ALUMINUM MACHINING CUTTING TOOLS BASICS


Aluminum alloys are readily machined and offer such advantages as almost unlimited cutting speed, good dimensional control, low cutting force, and excellent life. Relative machinability of commonly used alloys are classified as A, B, C, D, or E.

Cutting Tools
Cutting tool geometry is described by seven elements: top or back rake angle, side rake angle, end relief angle, side relief angle, end cutting edge angle, and nose radius.

The depth of cut may be in the range of 1/i6-1/4 in. for small work up to l/2-\l/2 in. for large work. The feed depends on finish. Rough cuts vary from 0.006 to 0.080 in. and finishing cuts from 0.002 to 0.006 in.

Speed should be as high as possible, up to 15,000 fpm.

Cutting forces for an alloy such as 6061-T651 are 0.30-0.50 hp/in.3/min for a 0° rake angle and 0.25-0.35 hp/in.3/min for a 20° rake angle.

Lubrication such as light mineral or soluble oil is desirable for high production. Alloys with a machinability rating of A or B may not need lubrication.

The main types of cutting tool materials include water-hardening steels, high-speed steels, hardcast alloys, sintered carbides and diamonds:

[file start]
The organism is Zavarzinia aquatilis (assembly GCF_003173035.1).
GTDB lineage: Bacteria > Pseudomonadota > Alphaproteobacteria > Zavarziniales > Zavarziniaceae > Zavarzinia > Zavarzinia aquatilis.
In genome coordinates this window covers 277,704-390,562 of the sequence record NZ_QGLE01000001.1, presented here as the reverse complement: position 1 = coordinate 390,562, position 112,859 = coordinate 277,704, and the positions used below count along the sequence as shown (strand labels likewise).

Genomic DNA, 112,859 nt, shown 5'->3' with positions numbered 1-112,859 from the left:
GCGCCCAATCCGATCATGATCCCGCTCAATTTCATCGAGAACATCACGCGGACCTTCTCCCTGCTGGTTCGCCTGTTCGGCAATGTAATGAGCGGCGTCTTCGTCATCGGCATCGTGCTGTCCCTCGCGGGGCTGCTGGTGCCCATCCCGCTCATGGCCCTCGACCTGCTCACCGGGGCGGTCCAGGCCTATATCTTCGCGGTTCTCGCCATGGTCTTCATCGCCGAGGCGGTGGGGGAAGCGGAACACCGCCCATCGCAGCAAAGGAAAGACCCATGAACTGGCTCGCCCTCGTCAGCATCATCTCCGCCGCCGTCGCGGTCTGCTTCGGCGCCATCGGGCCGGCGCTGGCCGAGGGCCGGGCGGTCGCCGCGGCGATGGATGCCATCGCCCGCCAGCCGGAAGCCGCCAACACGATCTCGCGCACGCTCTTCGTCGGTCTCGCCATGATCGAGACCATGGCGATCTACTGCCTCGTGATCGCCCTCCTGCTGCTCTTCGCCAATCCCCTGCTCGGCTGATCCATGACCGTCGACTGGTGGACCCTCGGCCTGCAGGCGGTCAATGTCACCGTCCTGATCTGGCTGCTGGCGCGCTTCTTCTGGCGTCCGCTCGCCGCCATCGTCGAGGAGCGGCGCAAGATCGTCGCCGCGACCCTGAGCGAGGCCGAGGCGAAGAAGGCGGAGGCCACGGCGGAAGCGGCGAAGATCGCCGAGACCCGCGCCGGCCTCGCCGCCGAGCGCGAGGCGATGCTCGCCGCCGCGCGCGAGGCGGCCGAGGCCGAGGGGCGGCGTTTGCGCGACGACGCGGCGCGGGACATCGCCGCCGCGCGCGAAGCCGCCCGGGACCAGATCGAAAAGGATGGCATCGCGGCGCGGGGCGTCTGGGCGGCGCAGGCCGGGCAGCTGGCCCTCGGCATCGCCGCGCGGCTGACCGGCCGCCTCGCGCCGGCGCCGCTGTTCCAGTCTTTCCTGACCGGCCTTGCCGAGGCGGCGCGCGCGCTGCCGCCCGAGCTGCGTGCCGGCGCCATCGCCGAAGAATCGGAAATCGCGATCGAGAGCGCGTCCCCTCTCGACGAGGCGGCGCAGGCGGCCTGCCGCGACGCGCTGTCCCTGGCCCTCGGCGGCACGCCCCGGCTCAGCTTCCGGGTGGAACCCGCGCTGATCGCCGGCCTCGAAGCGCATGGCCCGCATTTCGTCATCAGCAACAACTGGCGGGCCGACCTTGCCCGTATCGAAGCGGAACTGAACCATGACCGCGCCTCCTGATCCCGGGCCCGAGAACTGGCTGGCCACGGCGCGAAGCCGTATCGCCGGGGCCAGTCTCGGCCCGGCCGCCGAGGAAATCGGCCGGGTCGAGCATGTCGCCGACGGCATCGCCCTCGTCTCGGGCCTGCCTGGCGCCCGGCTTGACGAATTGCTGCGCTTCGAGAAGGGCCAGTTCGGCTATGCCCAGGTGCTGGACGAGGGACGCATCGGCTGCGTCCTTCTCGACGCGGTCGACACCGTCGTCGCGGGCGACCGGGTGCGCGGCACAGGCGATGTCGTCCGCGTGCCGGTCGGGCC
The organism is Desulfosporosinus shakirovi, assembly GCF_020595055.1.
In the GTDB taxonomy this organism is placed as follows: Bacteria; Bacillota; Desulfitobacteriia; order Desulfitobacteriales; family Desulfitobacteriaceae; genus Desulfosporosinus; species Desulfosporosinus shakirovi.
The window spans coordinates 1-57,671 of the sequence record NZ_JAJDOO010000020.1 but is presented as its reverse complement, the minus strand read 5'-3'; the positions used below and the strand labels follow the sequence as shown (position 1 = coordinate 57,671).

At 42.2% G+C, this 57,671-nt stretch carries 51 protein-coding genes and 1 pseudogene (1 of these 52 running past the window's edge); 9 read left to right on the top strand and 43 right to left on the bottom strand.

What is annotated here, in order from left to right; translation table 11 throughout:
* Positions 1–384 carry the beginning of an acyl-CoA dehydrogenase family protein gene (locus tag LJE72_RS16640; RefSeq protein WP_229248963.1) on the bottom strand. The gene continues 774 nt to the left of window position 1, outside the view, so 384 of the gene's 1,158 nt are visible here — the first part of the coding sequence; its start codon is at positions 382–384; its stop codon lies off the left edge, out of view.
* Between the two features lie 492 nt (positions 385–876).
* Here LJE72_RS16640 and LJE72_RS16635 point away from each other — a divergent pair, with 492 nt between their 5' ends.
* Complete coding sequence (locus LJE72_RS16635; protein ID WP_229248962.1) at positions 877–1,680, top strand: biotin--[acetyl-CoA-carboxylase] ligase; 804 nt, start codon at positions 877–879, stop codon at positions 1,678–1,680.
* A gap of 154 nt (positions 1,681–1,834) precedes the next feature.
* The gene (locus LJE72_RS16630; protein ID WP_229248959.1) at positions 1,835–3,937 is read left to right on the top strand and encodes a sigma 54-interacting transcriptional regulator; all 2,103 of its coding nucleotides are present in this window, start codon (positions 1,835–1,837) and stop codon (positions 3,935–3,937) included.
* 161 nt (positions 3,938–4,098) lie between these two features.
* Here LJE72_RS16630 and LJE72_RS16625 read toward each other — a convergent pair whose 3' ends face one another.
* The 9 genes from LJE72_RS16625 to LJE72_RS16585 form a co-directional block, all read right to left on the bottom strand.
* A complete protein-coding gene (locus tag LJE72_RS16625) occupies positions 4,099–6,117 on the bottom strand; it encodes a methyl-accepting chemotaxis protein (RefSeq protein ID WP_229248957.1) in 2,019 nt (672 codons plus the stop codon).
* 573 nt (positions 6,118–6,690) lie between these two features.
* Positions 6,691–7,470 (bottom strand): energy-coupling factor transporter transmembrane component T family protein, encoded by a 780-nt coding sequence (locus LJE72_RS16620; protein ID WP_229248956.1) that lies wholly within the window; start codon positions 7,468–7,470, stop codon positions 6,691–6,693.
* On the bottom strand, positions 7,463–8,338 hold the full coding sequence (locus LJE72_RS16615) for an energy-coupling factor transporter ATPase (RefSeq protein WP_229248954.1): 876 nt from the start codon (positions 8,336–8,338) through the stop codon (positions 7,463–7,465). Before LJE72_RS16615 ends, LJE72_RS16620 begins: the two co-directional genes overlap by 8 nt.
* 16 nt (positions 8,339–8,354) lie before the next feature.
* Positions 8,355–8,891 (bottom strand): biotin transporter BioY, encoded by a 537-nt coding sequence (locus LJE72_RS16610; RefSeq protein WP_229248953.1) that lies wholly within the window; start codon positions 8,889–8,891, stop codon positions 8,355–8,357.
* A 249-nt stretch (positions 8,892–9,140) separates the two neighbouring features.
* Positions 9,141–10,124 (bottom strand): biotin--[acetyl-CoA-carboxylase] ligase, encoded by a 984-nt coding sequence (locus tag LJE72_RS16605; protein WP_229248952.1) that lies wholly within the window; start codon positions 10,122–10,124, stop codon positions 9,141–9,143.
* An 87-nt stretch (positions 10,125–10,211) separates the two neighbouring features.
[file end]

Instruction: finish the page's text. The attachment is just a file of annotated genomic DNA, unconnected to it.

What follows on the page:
1. Water-hardening steels (plain carbon or with additions of chromium, vanadium, or tungsten) are lowest in first cost. They soften if cutting edge temperatures exceed 300^0O0F; have low resistance to edge wear; and are suitable for low cutting speeds and limited production runs.

2. High-speed steels are available in a number of forms, are heat treatable, permit machining at rapid rates, allow cutting edge temperatures of over 100O0F, and resist shock better than hard cast or sintered carbides.

3. Hard-cast alloys are cast closely to finish size, are not heat treated, and lie between high speed steels and carbides in terms of heat resistance, wear, and initial cost. They will not take severe shock loads.

4. Sintered carbide tools are available in solid form or as inserts. They permit speeds 10-30 times faster than for high-speed steels. They can be used for most machining operations.

They should be used only when they can be supported rigidly and when there is sufficient power and speed. Many types are available.

5. Mounted diamonds are used for finishing cuts where an extremely high-quality surface is required.

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